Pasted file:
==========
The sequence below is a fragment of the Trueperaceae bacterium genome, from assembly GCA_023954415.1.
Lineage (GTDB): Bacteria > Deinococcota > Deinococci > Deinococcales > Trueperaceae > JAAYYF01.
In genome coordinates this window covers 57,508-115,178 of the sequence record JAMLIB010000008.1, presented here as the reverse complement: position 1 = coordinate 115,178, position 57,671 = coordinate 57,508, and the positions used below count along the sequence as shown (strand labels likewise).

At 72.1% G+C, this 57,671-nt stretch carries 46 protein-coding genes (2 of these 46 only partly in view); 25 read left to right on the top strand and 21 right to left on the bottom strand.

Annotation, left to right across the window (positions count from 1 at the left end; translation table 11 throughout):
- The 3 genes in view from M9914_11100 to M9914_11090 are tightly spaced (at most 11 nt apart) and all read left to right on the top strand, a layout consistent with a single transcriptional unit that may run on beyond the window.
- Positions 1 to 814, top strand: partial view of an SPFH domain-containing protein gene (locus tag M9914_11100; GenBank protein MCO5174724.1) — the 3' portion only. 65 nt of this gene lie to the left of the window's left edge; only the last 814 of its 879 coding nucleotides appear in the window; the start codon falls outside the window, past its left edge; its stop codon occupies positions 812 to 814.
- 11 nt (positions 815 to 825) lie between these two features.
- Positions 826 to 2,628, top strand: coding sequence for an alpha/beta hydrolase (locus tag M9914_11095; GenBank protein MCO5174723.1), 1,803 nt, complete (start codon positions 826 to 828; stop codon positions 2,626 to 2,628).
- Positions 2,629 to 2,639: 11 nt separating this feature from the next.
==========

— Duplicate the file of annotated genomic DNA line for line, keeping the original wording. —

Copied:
The sequence below is a fragment of the Trueperaceae bacterium genome, from assembly GCA_023954415.1.
Lineage (GTDB): Bacteria > Deinococcota > Deinococci > Deinococcales > Trueperaceae > JAAYYF01.
In genome coordinates this window covers 57,508-115,178 of the sequence record JAMLIB010000008.1, presented here as the reverse complement: position 1 = coordinate 115,178, position 57,671 = coordinate 57,508, and the positions used below count along the sequence as shown (strand labels likewise).

At 72.1% G+C, this 57,671-nt stretch carries 46 protein-coding genes (2 of these 46 only partly in view); 25 read left to right on the top strand and 21 right to left on the bottom strand.

Annotation, left to right across the window (positions count from 1 at the left end; translation table 11 throughout):
- The 3 genes in view from M9914_11100 to M9914_11090 are tightly spaced (at most 11 nt apart) and all read left to right on the top strand, a layout consistent with a single transcriptional unit that may run on beyond the window.
- Positions 1 to 814, top strand: partial view of an SPFH domain-containing protein gene (locus tag M9914_11100; GenBank protein MCO5174724.1) — the 3' portion only. 65 nt of this gene lie to the left of the window's left edge; only the last 814 of its 879 coding nucleotides appear in the window; the start codon falls outside the window, past its left edge; its stop codon occupies positions 812 to 814.
- 11 nt (positions 815 to 825) lie between these two features.
- Positions 826 to 2,628, top strand: coding sequence for an alpha/beta hydrolase (locus tag M9914_11095; GenBank protein MCO5174723.1), 1,803 nt, complete (start codon positions 826 to 828; stop codon positions 2,626 to 2,628).
- Positions 2,629 to 2,639: 11 nt separating this feature from the next.